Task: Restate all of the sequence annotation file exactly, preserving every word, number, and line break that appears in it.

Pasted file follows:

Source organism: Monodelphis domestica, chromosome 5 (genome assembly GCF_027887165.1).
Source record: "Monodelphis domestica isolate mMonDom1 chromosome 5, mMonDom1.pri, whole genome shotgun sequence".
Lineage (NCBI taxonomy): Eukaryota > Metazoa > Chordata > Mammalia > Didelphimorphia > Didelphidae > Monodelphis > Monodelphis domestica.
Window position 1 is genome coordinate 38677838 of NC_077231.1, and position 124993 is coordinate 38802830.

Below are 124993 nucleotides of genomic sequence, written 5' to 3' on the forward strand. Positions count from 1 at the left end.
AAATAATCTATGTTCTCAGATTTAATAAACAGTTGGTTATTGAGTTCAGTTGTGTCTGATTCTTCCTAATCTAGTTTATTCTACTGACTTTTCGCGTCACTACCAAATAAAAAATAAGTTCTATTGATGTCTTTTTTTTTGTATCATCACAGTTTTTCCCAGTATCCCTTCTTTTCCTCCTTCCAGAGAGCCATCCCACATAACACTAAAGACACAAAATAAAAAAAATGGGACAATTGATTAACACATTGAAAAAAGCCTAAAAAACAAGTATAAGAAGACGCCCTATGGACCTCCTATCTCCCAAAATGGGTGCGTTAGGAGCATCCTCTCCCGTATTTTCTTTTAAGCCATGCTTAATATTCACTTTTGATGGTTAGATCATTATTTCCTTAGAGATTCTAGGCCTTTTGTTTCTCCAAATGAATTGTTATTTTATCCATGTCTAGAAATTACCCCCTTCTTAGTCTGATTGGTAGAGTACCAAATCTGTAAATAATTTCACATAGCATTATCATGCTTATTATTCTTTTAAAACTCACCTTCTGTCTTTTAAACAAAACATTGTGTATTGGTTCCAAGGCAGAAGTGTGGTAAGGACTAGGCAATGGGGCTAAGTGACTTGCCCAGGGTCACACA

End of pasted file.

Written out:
Source organism: Monodelphis domestica, chromosome 5 (genome assembly GCF_027887165.1).
Source record: "Monodelphis domestica isolate mMonDom1 chromosome 5, mMonDom1.pri, whole genome shotgun sequence".
Lineage (NCBI taxonomy): Eukaryota > Metazoa > Chordata > Mammalia > Didelphimorphia > Didelphidae > Monodelphis > Monodelphis domestica.
Window position 1 is genome coordinate 38677838 of NC_077231.1, and position 124993 is coordinate 38802830.

Below are 124993 nucleotides of genomic sequence, written 5' to 3' on the forward strand. Positions count from 1 at the left end.
AAATAATCTATGTTCTCAGATTTAATAAACAGTTGGTTATTGAGTTCAGTTGTGTCTGATTCTTCCTAATCTAGTTTATTCTACTGACTTTTCGCGTCACTACCAAATAAAAAATAAGTTCTATTGATGTCTTTTTTTTTGTATCATCACAGTTTTTCCCAGTATCCCTTCTTTTCCTCCTTCCAGAGAGCCATCCCACATAACACTAAAGACACAAAATAAAAAAAATGGGACAATTGATTAACACATTGAAAAAAGCCTAAAAAACAAGTATAAGAAGACGCCCTATGGACCTCCTATCTCCCAAAATGGGTGCGTTAGGAGCATCCTCTCCCGTATTTTCTTTTAAGCCATGCTTAATATTCACTTTTGATGGTTAGATCATTATTTCCTTAGAGATTCTAGGCCTTTTGTTTCTCCAAATGAATTGTTATTTTATCCATGTCTAGAAATTACCCCCTTCTTAGTCTGATTGGTAGAGTACCAAATCTGTAAATAATTTCACATAGCATTATCATGCTTATTATTCTTTTAAAACTCACCTTCTGTCTTTTAAACAAAACATTGTGTATTGGTTCCAAGGCAGAAGTGTGGTAAGGACTAGGCAATGGGGCTAAGTGACTTGCCCAGGGTCACACA